- The cost of making the jam – where do they get the fruit? How long does it take to produce? What about the sugar, water, and the power required to cook the jam? What about the cost of the jars?
- The profit margin – the price of a jar of jam is $1, how much of this is clear profit? How is the money shared among the women?
- Selling the jam – where is it sold? Do they have to take it to market? How do they get it there? Are they supplying shops or individuals?
- The quality of the jam – how about filming some people tasting it? Perhaps the local children could be treated to jam sandwiches and then interviewed giving the jam marks out of 10?
- What about the nutrition angle? Is the jam a better product for selling than, say, dried fruit? What alternatives are there? Is it worth talking to a nutritionalist?
The poverty and hunger angle
- The piece talks about the jam making initiative being part of “a fight against poverty and hunger” in the community – so what impact has it had? Here we could do with some data.
- What was the situation before and after the jam making initiative? How big an impact has it had on raising revenue? Are there any projections about how much it could help?
- How big is the community? What is the poverty level? How does Matopo compare to neighbouring towns and villages? Is it worse off or better off, and why?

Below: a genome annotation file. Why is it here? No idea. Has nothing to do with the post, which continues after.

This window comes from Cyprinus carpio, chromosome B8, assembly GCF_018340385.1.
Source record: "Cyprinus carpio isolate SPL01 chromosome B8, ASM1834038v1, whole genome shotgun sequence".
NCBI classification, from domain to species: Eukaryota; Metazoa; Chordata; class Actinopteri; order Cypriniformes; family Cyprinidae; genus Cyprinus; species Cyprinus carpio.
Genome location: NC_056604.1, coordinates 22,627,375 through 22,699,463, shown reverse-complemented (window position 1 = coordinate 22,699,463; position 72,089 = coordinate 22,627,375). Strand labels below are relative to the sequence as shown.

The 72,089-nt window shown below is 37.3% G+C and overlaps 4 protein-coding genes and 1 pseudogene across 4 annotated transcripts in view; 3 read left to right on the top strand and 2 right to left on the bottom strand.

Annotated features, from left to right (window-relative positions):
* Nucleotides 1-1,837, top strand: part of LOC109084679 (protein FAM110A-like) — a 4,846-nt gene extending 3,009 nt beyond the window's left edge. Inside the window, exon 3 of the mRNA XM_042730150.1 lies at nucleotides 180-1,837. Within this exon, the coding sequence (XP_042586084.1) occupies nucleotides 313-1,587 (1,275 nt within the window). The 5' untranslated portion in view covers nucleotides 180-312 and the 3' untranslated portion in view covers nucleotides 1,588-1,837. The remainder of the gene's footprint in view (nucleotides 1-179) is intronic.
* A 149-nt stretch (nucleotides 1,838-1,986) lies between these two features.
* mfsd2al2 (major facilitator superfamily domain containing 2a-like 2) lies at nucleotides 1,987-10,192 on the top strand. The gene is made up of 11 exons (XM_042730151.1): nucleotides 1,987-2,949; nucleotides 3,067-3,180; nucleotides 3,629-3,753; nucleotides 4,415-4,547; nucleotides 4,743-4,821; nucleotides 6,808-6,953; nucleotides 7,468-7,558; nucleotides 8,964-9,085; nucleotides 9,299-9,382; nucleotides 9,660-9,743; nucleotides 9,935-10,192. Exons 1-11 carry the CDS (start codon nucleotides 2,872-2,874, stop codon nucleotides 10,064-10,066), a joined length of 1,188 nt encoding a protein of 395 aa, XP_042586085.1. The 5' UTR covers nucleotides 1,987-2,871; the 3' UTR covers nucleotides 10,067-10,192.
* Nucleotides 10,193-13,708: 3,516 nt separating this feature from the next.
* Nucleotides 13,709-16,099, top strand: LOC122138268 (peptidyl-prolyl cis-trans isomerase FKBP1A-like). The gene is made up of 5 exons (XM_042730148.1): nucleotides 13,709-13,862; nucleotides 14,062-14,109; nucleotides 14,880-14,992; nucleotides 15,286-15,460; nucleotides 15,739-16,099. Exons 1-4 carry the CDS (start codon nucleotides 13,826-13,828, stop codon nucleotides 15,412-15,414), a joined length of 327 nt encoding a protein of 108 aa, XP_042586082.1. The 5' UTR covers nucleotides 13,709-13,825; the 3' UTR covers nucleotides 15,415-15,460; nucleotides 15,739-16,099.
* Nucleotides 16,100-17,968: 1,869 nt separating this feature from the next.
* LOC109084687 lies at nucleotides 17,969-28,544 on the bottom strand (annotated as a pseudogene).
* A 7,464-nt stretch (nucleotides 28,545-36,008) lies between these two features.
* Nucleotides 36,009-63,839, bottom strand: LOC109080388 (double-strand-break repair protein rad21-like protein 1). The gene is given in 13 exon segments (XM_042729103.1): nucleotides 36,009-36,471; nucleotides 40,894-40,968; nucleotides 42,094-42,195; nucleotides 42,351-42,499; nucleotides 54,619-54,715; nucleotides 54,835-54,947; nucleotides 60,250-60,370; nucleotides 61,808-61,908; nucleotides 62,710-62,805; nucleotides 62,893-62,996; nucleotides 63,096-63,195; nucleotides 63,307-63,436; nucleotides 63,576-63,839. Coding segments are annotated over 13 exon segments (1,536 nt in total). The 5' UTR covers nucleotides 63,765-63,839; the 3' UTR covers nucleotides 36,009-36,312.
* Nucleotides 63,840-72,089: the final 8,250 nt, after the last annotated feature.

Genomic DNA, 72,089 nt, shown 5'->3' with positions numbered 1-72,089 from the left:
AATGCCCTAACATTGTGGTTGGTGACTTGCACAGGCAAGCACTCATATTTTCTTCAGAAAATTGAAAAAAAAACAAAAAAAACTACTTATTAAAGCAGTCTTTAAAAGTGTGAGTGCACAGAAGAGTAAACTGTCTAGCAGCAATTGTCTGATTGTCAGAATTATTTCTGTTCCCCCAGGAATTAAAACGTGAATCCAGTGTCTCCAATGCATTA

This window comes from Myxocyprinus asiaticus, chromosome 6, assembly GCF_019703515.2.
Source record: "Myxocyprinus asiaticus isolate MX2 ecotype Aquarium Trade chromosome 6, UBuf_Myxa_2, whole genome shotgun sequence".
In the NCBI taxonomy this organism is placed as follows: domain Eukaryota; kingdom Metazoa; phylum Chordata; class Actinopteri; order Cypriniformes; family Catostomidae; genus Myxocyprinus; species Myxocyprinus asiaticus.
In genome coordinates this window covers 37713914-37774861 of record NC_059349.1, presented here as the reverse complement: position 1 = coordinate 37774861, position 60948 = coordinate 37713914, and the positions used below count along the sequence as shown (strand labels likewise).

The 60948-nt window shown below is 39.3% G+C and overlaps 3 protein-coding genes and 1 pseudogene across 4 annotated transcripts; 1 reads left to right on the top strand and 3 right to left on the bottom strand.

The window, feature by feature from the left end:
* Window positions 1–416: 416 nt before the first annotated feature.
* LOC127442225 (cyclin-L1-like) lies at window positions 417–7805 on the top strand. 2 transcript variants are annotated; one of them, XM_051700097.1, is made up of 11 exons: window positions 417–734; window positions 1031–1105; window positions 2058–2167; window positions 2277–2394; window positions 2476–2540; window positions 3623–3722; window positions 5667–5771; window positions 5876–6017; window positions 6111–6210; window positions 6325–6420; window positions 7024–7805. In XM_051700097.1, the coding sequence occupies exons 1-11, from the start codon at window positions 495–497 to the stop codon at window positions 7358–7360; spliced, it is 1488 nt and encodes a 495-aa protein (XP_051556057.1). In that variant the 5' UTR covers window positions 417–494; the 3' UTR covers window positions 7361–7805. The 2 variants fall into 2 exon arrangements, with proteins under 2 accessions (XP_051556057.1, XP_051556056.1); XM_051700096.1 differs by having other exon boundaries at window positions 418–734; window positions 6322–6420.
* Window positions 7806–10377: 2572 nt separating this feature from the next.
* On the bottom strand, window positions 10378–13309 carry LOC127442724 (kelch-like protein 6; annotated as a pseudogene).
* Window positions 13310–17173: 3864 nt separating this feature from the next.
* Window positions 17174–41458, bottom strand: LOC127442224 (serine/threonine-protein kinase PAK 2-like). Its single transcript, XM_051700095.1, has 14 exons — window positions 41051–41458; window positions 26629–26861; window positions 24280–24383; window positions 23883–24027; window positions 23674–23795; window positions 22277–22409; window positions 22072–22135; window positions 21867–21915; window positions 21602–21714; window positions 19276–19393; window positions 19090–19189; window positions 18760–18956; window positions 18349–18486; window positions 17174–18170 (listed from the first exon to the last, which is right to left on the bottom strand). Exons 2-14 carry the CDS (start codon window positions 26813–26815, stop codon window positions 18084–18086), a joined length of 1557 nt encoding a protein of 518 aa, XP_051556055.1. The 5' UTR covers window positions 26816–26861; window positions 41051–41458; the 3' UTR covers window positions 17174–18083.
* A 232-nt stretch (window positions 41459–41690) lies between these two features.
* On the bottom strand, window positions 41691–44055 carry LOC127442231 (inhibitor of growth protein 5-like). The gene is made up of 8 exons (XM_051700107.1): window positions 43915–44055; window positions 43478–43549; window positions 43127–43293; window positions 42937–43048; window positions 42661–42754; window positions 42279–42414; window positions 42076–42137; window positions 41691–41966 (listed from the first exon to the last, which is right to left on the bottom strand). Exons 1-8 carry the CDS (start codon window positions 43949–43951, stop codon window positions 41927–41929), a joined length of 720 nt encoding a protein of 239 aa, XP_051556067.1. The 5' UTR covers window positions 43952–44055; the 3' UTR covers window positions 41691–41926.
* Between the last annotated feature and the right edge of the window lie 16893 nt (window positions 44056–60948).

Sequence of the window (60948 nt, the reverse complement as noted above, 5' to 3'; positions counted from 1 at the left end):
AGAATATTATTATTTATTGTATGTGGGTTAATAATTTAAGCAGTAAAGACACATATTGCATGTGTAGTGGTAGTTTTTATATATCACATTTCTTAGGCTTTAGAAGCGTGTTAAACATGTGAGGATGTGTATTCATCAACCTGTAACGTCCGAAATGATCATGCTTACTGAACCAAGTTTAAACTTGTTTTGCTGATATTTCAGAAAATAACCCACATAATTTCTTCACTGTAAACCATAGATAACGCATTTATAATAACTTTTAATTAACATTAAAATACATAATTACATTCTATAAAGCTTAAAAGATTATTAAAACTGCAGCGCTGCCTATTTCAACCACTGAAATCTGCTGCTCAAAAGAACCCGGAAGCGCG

- How does the situation in Matopo compare with the rest of Zimbabwe and regionally across Africa?
- As always, a map would be good. Of course many local people know where Matopo is, but even those who are familiar with the location like to see a map of where they live when they are reading an article.
Male income and unemployment
- We discover from the piece that one husband is out of work, and that another doesn’t earn enough to feed the family (and has to be supported by the income from this community venture). Here we could try to find out more about the income of a working man from Matopo who travels to the city, his daily income and his daily costs. What is the average wage in the area?
- We could hear more about the unemployment problem. What is the unemployment figure in the area?
- We hear that one woman is widowed. What is the life expectancy for men in the area?
Setting an example
- The interview with the local MP tells us that he is keen to support the initiative. We need to find out how.